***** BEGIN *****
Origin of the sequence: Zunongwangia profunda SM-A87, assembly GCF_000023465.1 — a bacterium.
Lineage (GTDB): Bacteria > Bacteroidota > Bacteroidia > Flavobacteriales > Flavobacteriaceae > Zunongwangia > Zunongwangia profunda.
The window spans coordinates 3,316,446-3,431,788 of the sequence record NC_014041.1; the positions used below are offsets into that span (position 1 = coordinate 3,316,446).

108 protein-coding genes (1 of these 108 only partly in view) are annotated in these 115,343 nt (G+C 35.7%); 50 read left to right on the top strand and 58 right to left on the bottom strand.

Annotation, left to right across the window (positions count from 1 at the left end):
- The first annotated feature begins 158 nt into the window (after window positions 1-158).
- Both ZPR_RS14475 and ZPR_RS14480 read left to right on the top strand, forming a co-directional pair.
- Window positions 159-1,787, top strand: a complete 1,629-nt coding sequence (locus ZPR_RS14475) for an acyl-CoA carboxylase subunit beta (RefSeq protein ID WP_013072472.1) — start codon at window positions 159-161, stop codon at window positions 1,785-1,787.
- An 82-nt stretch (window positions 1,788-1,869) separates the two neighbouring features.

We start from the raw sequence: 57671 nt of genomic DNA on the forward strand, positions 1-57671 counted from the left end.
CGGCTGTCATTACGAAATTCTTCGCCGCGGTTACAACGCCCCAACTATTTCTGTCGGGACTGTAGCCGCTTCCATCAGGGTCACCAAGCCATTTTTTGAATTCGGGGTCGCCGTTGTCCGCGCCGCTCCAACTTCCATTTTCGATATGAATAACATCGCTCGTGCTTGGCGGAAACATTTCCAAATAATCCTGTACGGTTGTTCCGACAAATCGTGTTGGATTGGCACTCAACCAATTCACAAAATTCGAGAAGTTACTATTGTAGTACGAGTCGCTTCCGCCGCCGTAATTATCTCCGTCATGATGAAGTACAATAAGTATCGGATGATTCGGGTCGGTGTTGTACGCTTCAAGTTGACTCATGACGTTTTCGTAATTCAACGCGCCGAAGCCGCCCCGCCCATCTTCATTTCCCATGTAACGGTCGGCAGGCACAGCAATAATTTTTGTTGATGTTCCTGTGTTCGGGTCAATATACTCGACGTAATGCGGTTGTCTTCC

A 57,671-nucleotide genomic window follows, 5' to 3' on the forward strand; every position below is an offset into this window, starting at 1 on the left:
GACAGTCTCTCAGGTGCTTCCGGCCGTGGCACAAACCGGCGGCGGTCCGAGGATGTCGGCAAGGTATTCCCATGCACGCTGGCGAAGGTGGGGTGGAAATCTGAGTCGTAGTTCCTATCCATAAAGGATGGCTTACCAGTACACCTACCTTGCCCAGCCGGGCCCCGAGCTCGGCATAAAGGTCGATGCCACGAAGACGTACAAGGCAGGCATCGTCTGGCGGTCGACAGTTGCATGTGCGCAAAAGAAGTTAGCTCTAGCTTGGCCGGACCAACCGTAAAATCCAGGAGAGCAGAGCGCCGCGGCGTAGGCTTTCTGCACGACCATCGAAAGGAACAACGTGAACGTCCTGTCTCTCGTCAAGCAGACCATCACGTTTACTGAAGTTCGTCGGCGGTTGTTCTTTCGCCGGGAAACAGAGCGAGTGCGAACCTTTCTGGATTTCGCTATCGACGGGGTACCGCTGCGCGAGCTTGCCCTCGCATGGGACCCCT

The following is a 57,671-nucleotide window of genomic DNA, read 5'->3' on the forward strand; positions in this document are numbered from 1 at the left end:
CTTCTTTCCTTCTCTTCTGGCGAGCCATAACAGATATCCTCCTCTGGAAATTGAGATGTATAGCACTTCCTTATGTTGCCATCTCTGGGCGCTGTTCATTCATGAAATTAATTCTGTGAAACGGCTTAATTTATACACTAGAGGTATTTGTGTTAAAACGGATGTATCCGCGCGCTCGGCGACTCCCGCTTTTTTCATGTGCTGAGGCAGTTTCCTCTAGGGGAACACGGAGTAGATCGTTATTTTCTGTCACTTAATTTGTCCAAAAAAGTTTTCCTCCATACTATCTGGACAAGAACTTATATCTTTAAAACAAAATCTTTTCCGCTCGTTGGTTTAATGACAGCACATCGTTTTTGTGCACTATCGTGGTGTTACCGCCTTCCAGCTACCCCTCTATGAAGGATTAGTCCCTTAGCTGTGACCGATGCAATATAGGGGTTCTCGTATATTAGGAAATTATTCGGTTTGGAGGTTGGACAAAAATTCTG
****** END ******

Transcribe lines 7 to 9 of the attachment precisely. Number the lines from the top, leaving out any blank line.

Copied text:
- Both ZPR_RS14475 and ZPR_RS14480 read left to right on the top strand, forming a co-directional pair.
- Window positions 159-1,787, top strand: a complete 1,629-nt coding sequence (locus ZPR_RS14475) for an acyl-CoA carboxylase subunit beta (RefSeq protein ID WP_013072472.1) — start codon at window positions 159-161, stop codon at window positions 1,785-1,787.
- An 82-nt stretch (window positions 1,788-1,869) separates the two neighbouring features.